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(CNN Business) —  

Netflix has a lot to prove when it reports its third quarter results after the closing bell Wednesday. Concerns about increased competition have reached a fever pitch, and the streaming giant is no longer a stock market darling.

Netflix (NFLX) spooked Wall Street in July when it said that it lost US streaming subscribers in the second quarter. International subscriber growth slowed dramatically too. As a result, Netflix (NFLX) shares have plunged nearly 25% in the past three months.

The stock is still up more than 5% so far in 2019. But that makes it the worst performer of the vaunted FAANG five of Big Tech. (Facebook (FB), Apple (AAPL), Amazon (AMZN) and Google owner Alphabet (GOOGL) are all up between 15% and 50% this year.)

The streaming media landscape is getting increasingly crowded. So it will only get tougher for Netflix to stand out.

Disney+, the Disney-owned streaming service, launches on November 12 – and with a price of just $6.99 a month compared to Netflix’s standard $12.99 plan.

If dealing with the House of Mouse, which owns Marvel, Pixar and Star Wars producer Lucasfilm as well as the namesake Disney (DIS) studio, weren’t enough, Apple (AAPL) is set to launch its Apple (AAPL)+ streaming service on November 1 with a monthly subscription price of only $4.99.

New rivals poaching older shows

Still to come? The launch of WarnerMedia’s HBO Max and Comcast (CMCSA)/NBCUniversal’s Peacock. (WarnerMedia, owned by AT&T (T), is the parent company of CNN.)

Netflix also has to contend with existing competition from Amazon, Disney-backed Hulu, YouTube, CBS (CBS) and short form video upstart Quibi.

These rivals are increasingly adding lucrative content that used to be prime selling points for Netflix.

Nearly all of Disney’s Marvel shows and movies will be on Disney+ instead of Netflix. Top sitcoms “Friends” and “The Office” are set to each leave the Netflix platform in the next two years and be available on HBO Max and Peacock, respectively.

Netflix did fight back though, winning the streaming rights to “Seinfeld.”

With all that in mind, it will be extremely important for Netfix to prove to Wall Street that its second-quarter weakness, which the company blamed on a weaker content slate and a price increase in the United States, was an aberration and not the start of a new alarming trend.

’Stranger Things’ boost in the third quarter?

There are hopes that Netflix might be able to get back on track. The company likely benefited from the third season of “Stranger Things” during the quarter. The 80s themed sci-fi hit debuted to a lot of buzz on July 4 – and the company has already announced plans for a season four.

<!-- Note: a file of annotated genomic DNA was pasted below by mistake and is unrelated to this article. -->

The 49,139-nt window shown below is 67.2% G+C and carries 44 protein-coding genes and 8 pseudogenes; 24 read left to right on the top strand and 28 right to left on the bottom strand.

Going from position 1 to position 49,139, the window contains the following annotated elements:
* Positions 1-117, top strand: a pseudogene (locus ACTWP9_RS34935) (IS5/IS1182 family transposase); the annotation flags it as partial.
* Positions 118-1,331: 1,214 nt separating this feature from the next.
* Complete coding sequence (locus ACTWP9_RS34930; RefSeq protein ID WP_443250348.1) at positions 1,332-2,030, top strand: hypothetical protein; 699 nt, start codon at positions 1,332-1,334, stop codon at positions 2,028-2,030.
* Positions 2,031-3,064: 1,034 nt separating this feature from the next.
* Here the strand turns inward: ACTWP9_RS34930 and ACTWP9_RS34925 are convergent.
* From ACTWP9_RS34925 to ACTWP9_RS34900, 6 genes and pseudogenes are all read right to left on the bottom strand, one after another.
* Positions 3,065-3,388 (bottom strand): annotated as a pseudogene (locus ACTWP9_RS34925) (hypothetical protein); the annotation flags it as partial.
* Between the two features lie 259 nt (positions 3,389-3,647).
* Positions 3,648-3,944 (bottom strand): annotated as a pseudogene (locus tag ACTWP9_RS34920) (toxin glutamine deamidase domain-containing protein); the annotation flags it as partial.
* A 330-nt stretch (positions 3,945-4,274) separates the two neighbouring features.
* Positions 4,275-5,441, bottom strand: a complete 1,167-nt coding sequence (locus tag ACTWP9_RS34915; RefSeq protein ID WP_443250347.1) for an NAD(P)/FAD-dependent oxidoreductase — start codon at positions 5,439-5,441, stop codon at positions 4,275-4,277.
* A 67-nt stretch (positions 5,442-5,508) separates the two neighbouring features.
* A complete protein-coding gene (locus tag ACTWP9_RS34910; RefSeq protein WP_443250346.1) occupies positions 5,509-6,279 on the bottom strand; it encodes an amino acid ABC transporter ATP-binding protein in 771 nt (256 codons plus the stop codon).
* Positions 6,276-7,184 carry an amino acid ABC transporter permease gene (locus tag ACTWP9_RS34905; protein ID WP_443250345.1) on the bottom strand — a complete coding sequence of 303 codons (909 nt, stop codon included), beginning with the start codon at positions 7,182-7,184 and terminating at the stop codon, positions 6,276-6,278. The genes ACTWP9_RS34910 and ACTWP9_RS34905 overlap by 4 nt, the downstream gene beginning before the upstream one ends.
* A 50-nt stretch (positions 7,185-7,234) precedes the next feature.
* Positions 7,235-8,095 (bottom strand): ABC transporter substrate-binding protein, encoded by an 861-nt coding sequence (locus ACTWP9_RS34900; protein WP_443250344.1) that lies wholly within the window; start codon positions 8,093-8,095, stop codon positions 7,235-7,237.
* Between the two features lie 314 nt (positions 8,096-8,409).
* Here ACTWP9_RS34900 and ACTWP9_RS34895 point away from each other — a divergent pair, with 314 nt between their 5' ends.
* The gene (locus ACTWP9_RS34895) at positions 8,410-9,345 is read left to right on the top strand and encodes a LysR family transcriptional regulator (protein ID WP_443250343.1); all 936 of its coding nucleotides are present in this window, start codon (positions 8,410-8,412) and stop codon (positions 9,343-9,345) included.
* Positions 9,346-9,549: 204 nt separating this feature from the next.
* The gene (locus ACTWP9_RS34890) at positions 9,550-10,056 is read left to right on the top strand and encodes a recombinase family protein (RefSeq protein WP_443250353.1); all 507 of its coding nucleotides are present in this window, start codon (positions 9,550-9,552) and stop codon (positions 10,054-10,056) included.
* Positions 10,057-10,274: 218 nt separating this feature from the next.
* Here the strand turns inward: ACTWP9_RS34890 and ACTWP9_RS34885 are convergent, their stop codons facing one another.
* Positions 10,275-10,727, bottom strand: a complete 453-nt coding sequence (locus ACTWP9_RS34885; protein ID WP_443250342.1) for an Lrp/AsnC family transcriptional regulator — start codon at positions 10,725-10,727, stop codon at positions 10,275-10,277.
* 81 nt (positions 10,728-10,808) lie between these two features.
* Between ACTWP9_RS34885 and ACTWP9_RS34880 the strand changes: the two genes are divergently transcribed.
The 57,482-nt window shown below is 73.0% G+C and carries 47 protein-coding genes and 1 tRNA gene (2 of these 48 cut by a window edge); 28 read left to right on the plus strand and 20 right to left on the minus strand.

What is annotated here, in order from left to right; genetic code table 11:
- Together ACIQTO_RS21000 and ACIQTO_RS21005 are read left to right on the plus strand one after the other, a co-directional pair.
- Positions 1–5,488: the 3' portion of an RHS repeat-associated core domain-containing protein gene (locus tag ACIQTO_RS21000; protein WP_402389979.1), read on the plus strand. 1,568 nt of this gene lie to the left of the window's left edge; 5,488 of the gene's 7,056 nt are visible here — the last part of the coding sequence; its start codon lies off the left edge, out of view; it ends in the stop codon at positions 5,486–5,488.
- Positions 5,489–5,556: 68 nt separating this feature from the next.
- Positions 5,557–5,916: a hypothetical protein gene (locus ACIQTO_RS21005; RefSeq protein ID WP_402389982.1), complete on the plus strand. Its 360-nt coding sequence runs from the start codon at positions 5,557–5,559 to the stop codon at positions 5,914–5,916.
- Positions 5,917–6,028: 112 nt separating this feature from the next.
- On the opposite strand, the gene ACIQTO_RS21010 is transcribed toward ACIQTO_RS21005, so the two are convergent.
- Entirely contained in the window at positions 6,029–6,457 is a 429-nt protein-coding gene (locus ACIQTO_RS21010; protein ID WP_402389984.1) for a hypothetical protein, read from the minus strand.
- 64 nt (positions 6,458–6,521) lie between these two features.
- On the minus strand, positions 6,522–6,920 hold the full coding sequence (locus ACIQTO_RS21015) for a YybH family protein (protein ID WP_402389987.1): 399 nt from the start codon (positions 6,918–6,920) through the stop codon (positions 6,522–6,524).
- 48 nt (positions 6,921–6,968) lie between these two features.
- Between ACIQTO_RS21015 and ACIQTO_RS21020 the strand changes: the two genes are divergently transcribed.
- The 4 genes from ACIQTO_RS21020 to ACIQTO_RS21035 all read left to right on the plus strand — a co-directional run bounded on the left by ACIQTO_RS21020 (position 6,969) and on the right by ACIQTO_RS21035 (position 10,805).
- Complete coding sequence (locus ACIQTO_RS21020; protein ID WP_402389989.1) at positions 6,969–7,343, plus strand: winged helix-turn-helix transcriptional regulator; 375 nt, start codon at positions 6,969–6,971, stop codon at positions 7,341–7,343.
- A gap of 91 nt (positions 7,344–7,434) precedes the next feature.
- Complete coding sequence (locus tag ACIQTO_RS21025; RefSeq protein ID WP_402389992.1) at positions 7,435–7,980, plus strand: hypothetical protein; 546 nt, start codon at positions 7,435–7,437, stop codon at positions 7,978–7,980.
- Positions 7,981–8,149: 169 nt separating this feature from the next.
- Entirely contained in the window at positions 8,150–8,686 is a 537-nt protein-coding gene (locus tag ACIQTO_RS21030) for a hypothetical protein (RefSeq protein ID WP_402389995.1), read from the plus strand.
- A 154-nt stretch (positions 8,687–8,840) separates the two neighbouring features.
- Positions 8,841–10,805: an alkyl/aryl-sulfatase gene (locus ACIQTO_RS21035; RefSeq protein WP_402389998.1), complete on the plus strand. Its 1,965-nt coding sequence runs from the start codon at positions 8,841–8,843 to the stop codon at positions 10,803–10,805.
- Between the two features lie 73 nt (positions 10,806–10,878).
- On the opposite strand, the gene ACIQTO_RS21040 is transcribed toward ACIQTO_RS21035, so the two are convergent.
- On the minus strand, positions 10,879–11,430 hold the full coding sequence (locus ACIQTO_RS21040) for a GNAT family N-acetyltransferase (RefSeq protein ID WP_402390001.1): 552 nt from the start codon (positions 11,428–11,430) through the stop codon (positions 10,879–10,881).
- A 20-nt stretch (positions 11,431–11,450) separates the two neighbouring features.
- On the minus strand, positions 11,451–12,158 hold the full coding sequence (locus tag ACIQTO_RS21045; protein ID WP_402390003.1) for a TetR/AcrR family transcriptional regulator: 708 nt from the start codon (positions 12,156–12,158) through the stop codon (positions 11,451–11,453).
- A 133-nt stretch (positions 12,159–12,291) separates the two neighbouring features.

According to analysts’ consensus forecasts, Netflix likely added 757,000 US streaming subscribers and 6.1 million new international users in the July-September quarter.

The fourth quarter could be even better. Heath Terry of Goldman Sachs said in a recent report that its holiday season programming was “unprecedented” and “has the potential to insulate the business from competitive launches.”

Terry noted that Netflix is becoming a bigger player in the original movie business, pointing out that Martin Scorsese’s “The Irishman,” Noah Baumbach’s “Marriage Story,” and the “Breaking Bad” sequel film “El Camino” may help lure new users.

Netflix also has several hit shows returning in the fourth quarter, most notably “The Crown,” “The Kominsky Method” and “Peaky Blinders.”

Stock could be primed for a rebound

Still, analysts seem confused about what’s next for the stock. A dozen Wall Street analysts have slashed their price target on Netflix within the past week.

But of those twelve, seven of them still have a price target of at least $400 a share – which is more than 40% above the current stock price. Two other analysts boosted their price targets Monday to $420 and $425 – 50% higher than current levels.

And while some argue that Netflix is spending too much on original programming and needs more big hits, Richard Greenfiield of LightShed Partners, argues that the company is doing just fine.

“Netflix is no longer about one or two key shows; rather, it has literally become what you do every night,” Greenfield said in a report, adding that “it is effectively a modern day cure for boredom, the way turning on your TV to watch cable TV used to be.”

“There is so much content on Netflix that you literally never run out of content to watch,” he concluded.

That may be true. But the question for investors is whether or not Netflix can attract new subscribers as the streaming wars heat up. After all, Netflix isn’t making money off of advertising. The company has to keep adding more paying customers to justify its stock price.